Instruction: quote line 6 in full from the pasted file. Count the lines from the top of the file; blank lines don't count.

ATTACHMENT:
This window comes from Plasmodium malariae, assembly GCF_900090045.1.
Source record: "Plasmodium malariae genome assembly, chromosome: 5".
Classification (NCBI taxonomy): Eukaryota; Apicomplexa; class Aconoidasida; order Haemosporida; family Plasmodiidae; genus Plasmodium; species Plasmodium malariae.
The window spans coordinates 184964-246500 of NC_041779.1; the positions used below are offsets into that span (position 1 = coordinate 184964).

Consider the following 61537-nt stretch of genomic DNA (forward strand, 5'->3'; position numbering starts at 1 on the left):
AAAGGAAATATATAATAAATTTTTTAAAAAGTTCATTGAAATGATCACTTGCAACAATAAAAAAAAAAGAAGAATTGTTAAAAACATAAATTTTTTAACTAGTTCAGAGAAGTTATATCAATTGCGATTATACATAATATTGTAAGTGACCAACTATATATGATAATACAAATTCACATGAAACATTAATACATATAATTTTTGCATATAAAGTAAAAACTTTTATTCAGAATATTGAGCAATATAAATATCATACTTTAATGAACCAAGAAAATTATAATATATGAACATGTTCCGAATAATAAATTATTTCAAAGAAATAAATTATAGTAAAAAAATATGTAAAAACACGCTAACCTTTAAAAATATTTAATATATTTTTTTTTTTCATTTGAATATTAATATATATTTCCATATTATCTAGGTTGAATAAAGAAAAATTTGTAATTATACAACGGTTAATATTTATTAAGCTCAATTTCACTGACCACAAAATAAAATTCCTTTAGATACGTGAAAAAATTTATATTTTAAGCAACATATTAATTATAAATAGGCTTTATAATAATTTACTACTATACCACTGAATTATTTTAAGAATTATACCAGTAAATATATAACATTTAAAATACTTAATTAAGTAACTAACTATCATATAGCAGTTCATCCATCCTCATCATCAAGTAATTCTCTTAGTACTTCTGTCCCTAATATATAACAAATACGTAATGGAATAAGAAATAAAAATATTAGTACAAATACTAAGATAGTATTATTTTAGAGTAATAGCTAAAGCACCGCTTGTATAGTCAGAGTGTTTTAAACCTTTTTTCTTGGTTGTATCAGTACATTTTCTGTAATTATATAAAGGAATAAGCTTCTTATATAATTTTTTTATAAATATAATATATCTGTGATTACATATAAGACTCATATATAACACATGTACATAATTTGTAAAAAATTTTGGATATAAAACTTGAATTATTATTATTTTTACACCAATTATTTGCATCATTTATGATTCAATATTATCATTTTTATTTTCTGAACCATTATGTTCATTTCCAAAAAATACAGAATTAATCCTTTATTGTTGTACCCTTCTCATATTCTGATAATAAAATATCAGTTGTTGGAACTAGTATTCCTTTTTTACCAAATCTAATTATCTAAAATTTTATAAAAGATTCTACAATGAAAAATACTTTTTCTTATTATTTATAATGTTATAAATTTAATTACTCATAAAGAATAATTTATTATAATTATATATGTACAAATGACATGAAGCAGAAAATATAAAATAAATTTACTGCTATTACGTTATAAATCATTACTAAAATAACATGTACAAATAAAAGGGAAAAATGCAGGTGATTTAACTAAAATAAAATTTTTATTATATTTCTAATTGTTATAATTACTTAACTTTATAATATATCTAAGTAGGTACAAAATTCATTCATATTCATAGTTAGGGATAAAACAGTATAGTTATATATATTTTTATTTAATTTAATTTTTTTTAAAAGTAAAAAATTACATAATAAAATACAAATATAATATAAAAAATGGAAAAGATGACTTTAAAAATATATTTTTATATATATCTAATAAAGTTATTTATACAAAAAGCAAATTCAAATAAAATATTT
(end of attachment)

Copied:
AAAGGAAATATATAATAAATTTTTTAAAAAGTTCATTGAAATGATCACTTGCAACAATAAAAAAAAAAGAAGAATTGTTAAAAACATAAATTTTTTAACTAGTTCAGAGAAGTTATATCAATTGCGATTATACATAATATTGTAAGTGACCAACTATATATGATAATACAAATTCACATGAAACATTAATACATATAATTTTTGCATATAAAGTAAAAACTTTTATTCAGAATATTGAGCAATATAAATATCATACTTTAATGAACCAAGAAAATTATAATATATGAACATGTTCCGAATAATAAATTATTTCAAAGAAATAAATTATAGTAAAAAAATATGTAAAAACACGCTAACCTTTAAAAATATTTAATATATTTTTTTTTTTCATTTGAATATTAATATATATTTCCATATTATCTAGGTTGAATAAAGAAAAATTTGTAATTATACAACGGTTAATATTTATTAAGCTCAATTTCACTGACCACAAAATAAAATTCCTTTAGATACGTGAAAAAATTTATATTTTAAGCAACATATTAATTATAAATAGGCTTTATAATAATTTACTACTATACCACTGAATTATTTTAAGAATTATACCAGTAAATATATAACATTTAAAATACTTAATTAAGTAACTAACTATCATATAGCAGTTCATCCATCCTCATCATCAAGTAATTCTCTTAGTACTTCTGTCCCTAATATATAACAAATACGTAATGGAATAAGAAATAAAAATATTAGTACAAATACTAAGATAGTATTATTTTAGAGTAATAGCTAAAGCACCGCTTGTATAGTCAGAGTGTTTTAAACCTTTTTTCTTGGTTGTATCAGTACATTTTCTGTAATTATATAAAGGAATAAGCTTCTTATATAATTTTTTTATAAATATAATATATCTGTGATTACATATAAGACTCATATATAACACATGTACATAATTTGTAAAAAATTTTGGATATAAAACTTGAATTATTATTATTTTTACACCAATTATTTGCATCATTTATGATTCAATATTATCATTTTTATTTTCTGAACCATTATGTTCATTTCCAAAAAATACAGAATTAATCCTTTATTGTTGTACCCTTCTCATATTCTGATAATAAAATATCAGTTGTTGGAACTAGTATTCCTTTTTTACCAAATCTAATTATCTAAAATTTTATAAAAGATTCTACAATGAAAAATACTTTTTCTTATTATTTATAATGTTATAAATTTAATTACTCATAAAGAATAATTTATTATAATTATATATGTACAAATGACATGAAGCAGAAAATATAAAATAAATTTACTGCTATTACGTTATAAATCATTACTAAAATAACATGTACAAATAAAAGGGAAAAATGCAGGTGATTTAACTAAAATAAAATTTTTATTATATTTCTAATTGTTATAATTACTTAACTTTATAATATATCTAAGTAGGTACAAAATTCATTCATATTCATAGTTAGGGATAAAACAGTATAGTTATATATATTTTTATTTAATTTAATTTTTTTTAAAAGTAAAAAATTACATAATAAAATACAAATATAATATAAAAAATGGAAAAGATGACTTTAAAAATATATTTTTATATATATCTAATAAAGTTATTTATACAAAAAGCAAATTCAAATAAAATATTT